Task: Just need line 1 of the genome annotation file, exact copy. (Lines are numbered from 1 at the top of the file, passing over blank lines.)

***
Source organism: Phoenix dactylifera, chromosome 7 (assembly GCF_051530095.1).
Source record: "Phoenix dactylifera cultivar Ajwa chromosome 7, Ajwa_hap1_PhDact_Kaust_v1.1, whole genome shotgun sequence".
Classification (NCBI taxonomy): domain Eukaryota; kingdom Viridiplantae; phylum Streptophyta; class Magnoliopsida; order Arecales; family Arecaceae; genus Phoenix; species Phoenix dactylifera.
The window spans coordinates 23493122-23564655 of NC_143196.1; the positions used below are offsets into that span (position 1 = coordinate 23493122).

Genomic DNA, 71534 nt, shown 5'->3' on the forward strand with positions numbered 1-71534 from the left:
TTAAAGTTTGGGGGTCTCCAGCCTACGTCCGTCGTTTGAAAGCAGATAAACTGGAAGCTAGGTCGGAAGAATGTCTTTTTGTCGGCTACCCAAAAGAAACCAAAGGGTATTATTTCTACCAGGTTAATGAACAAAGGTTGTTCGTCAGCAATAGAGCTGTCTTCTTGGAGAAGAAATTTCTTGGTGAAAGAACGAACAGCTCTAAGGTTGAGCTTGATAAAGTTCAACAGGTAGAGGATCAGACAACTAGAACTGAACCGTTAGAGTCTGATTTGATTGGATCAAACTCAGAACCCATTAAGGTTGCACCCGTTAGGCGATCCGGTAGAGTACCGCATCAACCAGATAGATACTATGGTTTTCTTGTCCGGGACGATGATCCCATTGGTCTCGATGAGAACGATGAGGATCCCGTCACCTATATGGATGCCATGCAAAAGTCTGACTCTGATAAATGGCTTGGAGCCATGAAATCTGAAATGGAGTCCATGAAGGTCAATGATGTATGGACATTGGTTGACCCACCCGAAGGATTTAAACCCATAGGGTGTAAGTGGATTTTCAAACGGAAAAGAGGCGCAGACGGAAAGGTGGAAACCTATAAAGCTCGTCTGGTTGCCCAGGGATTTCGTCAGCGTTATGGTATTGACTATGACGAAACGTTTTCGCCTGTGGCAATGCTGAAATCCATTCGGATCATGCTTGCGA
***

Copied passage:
Source organism: Phoenix dactylifera, chromosome 7 (assembly GCF_051530095.1).